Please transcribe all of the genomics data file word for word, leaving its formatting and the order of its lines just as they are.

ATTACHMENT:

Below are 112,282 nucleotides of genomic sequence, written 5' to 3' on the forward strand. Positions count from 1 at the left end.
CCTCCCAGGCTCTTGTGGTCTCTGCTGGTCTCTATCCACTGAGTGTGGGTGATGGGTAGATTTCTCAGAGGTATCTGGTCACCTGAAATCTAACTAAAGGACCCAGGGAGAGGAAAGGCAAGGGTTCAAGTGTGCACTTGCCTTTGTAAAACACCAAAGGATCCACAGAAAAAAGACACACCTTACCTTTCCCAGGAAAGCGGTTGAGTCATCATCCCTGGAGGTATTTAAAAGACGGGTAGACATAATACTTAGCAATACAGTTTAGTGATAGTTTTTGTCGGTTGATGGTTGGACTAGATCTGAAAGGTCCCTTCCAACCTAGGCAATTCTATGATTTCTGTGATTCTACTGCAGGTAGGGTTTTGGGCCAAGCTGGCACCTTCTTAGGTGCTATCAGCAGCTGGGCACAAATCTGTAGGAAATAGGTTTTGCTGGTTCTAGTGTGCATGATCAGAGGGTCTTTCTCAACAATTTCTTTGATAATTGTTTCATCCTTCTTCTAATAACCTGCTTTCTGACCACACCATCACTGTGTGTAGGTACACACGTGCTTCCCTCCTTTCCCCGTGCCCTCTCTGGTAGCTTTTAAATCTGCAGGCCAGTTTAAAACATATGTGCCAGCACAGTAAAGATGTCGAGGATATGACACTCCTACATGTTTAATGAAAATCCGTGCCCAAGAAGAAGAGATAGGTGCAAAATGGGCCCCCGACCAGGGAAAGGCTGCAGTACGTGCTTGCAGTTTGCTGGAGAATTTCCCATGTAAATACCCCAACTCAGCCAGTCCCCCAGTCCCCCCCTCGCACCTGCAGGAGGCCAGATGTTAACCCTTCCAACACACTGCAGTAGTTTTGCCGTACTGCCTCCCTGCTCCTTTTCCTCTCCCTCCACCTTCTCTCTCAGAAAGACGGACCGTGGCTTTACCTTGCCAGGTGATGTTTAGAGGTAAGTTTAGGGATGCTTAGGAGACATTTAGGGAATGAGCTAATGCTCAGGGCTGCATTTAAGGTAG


Below are 112,282 nucleotides of genomic sequence, written 5' to 3' on the forward strand. Positions count from 1 at the left end.
CCTCCCAGGCTCTTGTGGTCTCTGCTGGTCTCTATCCACTGAGTGTGGGTGATGGGTAGATTTCTCAGAGGTATCTGGTCACCTGAAATCTAACTAAAGGACCCAGGGAGAGGAAAGGCAAGGGTTCAAGTGTGCACTTGCCTTTGTAAAACACCAAAGGATCCACAGAAAAAAGACACACCTTACCTTTCCCAGGAAAGCGGTTGAGTCATCATCCCTGGAGGTATTTAAAAGACGGGTAGACATAATACTTAGCAATACAGTTTAGTGATAGTTTTTGTCGGTTGATGGTTGGACTAGATCTGAAAGGTCCCTTCCAACCTAGGCAATTCTATGATTTCTGTGATTCTACTGCAGGTAGGGTTTTGGGCCAAGCTGGCACCTTCTTAGGTGCTATCAGCAGCTGGGCACAAATCTGTAGGAAATAGGTTTTGCTGGTTCTAGTGTGCATGATCAGAGGGTCTTTCTCAACAATTTCTTTGATAATTGTTTCATCCTTCTTCTAATAACCTGCTTTCTGACCACACCATCACTGTGTGTAGGTACACACGTGCTTCCCTCCTTTCCCCGTGCCCTCTCTGGTAGCTTTTAAATCTGCAGGCCAGTTTAAAACATATGTGCCAGCACAGTAAAGATGTCGAGGATATGACACTCCTACATGTTTAATGAAAATCCGTGCCCAAGAAGAAGAGATAGGTGCAAAATGGGCCCCCGACCAGGGAAAGGCTGCAGTACGTGCTTGCAGTTTGCTGGAGAATTTCCCATGTAAATACCCCAACTCAGCCAGTCCCCCAGTCCCCCCCTCGCACCTGCAGGAGGCCAGATGTTAACCCTTCCAACACACTGCAGTAGTTTTGCCGTACTGCCTCCCTGCTCCTTTTCCTCTCCCTCCACCTTCTCTCTCAGAAAGACGGACCGTGGCTTTACCTTGCCAGGTGATGTTTAGAGGTAAGTTTAGGGATGCTTAGGAGACATTTAGGGAATGAGCTAATGCTCAGGGCTGCATTTAAGGTAG